Nothing is more frustrating than trying to fall asleep at night when all you accomplish is tossing and turning for hours. About a third of adults in the United States – between 50 and 70 million – suffer from insomnia. They may have difficulty falling asleep, difficulty staying asleep throughout the night, or wake up too early in the morning. Some experience short-term insomnia, which is brief and lasts for up to three months, while others have chronic insomnia, which occurs at least three times per week and lasts for at least three months.
Insomnia is not uncommon for parents. Moms, in particular, tend to develop sleep issues since their schedules are so different when they have a young child at home. Between middle-of-the-night feedings, crying babies, and simply worrying about everything from our child’s health to getting the laundry done, it’s no wonder that moms develop insomnia. According to a National Sleep Foundation poll, 74 percent of stay-at-home moms reported having some insomnia symptoms.
Unfortunately, insomnia can lead to health problems including high blood pressure, anxiety, or depression, according to the American Academy of Sleep Medicine. It can also interfere with daily life due to the following symptoms: fatigue, inability to focus and concentrate, poor memory, mood change, low motivation or energy, and increased errors or accidents. A new study from the University of Basel reported in Sleep Medicine also shows how a mother’s insomnia can impact her child’s sleep patterns as well.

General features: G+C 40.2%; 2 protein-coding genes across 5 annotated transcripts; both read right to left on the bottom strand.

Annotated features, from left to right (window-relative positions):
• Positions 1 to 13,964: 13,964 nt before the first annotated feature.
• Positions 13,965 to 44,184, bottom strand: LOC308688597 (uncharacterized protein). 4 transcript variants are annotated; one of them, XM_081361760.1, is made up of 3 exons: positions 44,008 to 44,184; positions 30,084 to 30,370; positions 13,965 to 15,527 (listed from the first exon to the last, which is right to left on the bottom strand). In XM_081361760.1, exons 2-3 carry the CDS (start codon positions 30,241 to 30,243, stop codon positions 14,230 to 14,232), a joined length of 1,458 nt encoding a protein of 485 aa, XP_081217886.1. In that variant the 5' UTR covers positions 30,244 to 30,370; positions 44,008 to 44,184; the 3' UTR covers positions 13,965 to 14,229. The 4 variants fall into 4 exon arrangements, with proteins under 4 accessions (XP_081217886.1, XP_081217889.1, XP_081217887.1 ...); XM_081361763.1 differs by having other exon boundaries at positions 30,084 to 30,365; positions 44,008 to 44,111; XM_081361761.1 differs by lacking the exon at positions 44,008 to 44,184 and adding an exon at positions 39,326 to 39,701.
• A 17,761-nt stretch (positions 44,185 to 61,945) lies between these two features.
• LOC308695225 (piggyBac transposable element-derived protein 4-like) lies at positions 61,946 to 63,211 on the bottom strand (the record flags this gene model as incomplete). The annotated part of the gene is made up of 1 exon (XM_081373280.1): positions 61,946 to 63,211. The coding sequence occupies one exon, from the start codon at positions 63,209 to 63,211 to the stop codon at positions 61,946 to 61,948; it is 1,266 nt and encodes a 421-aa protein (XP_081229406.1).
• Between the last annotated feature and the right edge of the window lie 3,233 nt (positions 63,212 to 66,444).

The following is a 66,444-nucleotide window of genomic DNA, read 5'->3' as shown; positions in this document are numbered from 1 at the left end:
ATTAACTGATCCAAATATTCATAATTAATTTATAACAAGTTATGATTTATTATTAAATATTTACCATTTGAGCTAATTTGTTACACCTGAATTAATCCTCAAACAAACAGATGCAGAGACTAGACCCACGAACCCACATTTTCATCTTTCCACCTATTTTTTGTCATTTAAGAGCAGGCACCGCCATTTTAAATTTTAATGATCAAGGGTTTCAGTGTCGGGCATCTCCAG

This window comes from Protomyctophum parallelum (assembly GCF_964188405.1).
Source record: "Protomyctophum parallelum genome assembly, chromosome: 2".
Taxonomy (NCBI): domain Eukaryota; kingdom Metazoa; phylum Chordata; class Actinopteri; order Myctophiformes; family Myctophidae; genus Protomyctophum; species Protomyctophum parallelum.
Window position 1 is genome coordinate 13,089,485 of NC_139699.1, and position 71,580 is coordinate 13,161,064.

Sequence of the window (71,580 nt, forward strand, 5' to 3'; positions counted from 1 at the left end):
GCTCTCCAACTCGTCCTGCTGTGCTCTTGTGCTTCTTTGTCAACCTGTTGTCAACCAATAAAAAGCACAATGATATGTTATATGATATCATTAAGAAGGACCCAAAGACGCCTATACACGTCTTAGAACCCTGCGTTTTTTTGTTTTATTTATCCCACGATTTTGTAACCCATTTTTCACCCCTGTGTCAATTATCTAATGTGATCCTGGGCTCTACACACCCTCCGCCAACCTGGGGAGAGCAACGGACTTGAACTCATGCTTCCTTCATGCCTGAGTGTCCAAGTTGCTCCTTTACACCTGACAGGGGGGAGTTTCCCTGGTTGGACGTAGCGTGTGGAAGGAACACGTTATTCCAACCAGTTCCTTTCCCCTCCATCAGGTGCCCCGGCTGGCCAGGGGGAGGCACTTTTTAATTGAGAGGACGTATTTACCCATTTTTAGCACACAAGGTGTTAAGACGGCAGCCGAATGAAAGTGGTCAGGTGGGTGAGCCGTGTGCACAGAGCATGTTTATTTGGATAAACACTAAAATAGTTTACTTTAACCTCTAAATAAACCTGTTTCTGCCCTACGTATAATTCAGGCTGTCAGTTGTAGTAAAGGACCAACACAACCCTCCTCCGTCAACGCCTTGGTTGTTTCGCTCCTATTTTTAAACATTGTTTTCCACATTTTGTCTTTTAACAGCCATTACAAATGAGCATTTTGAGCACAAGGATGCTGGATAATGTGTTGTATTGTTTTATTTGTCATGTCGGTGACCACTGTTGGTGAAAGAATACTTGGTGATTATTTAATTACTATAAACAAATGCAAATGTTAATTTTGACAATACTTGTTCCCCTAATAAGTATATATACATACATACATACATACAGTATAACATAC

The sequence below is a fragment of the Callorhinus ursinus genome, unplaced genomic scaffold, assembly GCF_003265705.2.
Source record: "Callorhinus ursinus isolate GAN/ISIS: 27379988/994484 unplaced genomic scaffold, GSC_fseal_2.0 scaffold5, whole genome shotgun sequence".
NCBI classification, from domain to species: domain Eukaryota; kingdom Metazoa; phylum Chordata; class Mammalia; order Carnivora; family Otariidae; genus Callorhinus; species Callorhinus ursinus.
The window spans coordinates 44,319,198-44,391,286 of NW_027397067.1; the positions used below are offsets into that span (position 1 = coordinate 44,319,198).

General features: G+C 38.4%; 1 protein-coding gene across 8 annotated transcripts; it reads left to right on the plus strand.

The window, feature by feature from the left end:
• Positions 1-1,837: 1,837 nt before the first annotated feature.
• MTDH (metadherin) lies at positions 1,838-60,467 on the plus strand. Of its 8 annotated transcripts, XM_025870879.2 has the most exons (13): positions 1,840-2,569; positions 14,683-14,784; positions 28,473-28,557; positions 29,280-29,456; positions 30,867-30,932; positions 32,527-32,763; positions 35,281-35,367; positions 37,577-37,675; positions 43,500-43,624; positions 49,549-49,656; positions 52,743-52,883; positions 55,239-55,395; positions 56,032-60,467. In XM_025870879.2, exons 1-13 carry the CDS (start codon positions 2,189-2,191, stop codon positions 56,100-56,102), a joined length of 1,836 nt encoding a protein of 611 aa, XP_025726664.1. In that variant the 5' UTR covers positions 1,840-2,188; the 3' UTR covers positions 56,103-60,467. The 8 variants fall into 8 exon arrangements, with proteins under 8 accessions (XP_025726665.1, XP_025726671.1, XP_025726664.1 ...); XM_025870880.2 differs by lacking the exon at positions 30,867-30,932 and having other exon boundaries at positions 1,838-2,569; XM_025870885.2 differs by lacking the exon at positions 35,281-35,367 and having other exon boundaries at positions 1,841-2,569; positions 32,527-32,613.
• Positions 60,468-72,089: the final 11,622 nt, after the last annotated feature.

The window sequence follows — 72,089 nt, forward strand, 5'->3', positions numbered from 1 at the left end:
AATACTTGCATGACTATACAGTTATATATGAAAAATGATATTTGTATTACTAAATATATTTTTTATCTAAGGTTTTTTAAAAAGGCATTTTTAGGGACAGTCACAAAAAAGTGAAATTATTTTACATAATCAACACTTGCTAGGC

During this research, about 200 children, ages seven to 12, and their parents were studied. The children’s sleep patterns were analyzed with in-home electroencephalography (EEG) equipment. This technology records electrical activity in the brain to show different sleep stages throughout the night. The parents reported their own insomnia symptoms and their children’s sleep problems that they witnessed.
The data collected indicates that children whose mothers have insomnia symptoms fall asleep later, get less sleep, and spend less time in deep sleep. These sleep issues potentially impact the children’s development and mental health. Interestingly enough, there was no link between the fathers’ insomnia symptoms and children’s sleep, so Dad, you're off the hook in this case.
What could be the reason for a mother’s sleep habits impacting her child’s? The researchers offer a few possible ideas for this link.
If you and your children are struggling to get a good night’s sleep, try some of these tips. If the problem persists, be sure to visit your doctor for an evaluation.
It takes a village!
Join ours. Before we were parents, we were people. Sign up for tips and stories from parents who get it.